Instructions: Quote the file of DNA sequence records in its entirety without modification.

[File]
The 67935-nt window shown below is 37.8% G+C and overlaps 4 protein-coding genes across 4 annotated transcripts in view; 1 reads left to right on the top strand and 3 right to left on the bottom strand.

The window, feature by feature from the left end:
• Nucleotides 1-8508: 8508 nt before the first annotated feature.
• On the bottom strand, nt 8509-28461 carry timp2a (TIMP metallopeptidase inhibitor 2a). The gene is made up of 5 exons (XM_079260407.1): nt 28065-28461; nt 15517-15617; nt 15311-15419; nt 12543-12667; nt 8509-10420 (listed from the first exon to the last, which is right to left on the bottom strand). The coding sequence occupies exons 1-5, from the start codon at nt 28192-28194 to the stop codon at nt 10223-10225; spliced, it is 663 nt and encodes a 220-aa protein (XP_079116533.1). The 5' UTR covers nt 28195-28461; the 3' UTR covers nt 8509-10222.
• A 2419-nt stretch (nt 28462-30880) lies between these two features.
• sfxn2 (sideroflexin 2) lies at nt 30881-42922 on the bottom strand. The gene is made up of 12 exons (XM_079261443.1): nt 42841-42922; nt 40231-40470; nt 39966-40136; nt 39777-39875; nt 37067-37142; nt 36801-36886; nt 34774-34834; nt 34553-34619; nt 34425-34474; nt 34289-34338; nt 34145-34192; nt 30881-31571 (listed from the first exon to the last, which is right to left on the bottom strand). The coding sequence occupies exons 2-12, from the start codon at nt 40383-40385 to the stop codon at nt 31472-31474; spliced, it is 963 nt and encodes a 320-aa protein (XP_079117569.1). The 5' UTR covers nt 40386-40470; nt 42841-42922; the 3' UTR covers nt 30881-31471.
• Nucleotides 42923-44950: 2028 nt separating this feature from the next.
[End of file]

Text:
The 67935-nt window shown below is 37.8% G+C and overlaps 4 protein-coding genes across 4 annotated transcripts in view; 1 reads left to right on the top strand and 3 right to left on the bottom strand.

The window, feature by feature from the left end:
• Nucleotides 1-8508: 8508 nt before the first annotated feature.
• On the bottom strand, nt 8509-28461 carry timp2a (TIMP metallopeptidase inhibitor 2a). The gene is made up of 5 exons (XM_079260407.1): nt 28065-28461; nt 15517-15617; nt 15311-15419; nt 12543-12667; nt 8509-10420 (listed from the first exon to the last, which is right to left on the bottom strand). The coding sequence occupies exons 1-5, from the start codon at nt 28192-28194 to the stop codon at nt 10223-10225; spliced, it is 663 nt and encodes a 220-aa protein (XP_079116533.1). The 5' UTR covers nt 28195-28461; the 3' UTR covers nt 8509-10222.
• A 2419-nt stretch (nt 28462-30880) lies between these two features.
• sfxn2 (sideroflexin 2) lies at nt 30881-42922 on the bottom strand. The gene is made up of 12 exons (XM_079261443.1): nt 42841-42922; nt 40231-40470; nt 39966-40136; nt 39777-39875; nt 37067-37142; nt 36801-36886; nt 34774-34834; nt 34553-34619; nt 34425-34474; nt 34289-34338; nt 34145-34192; nt 30881-31571 (listed from the first exon to the last, which is right to left on the bottom strand). The coding sequence occupies exons 2-12, from the start codon at nt 40383-40385 to the stop codon at nt 31472-31474; spliced, it is 963 nt and encodes a 320-aa protein (XP_079117569.1). The 5' UTR covers nt 40386-40470; nt 42841-42922; the 3' UTR covers nt 30881-31471.
• Nucleotides 42923-44950: 2028 nt separating this feature from the next.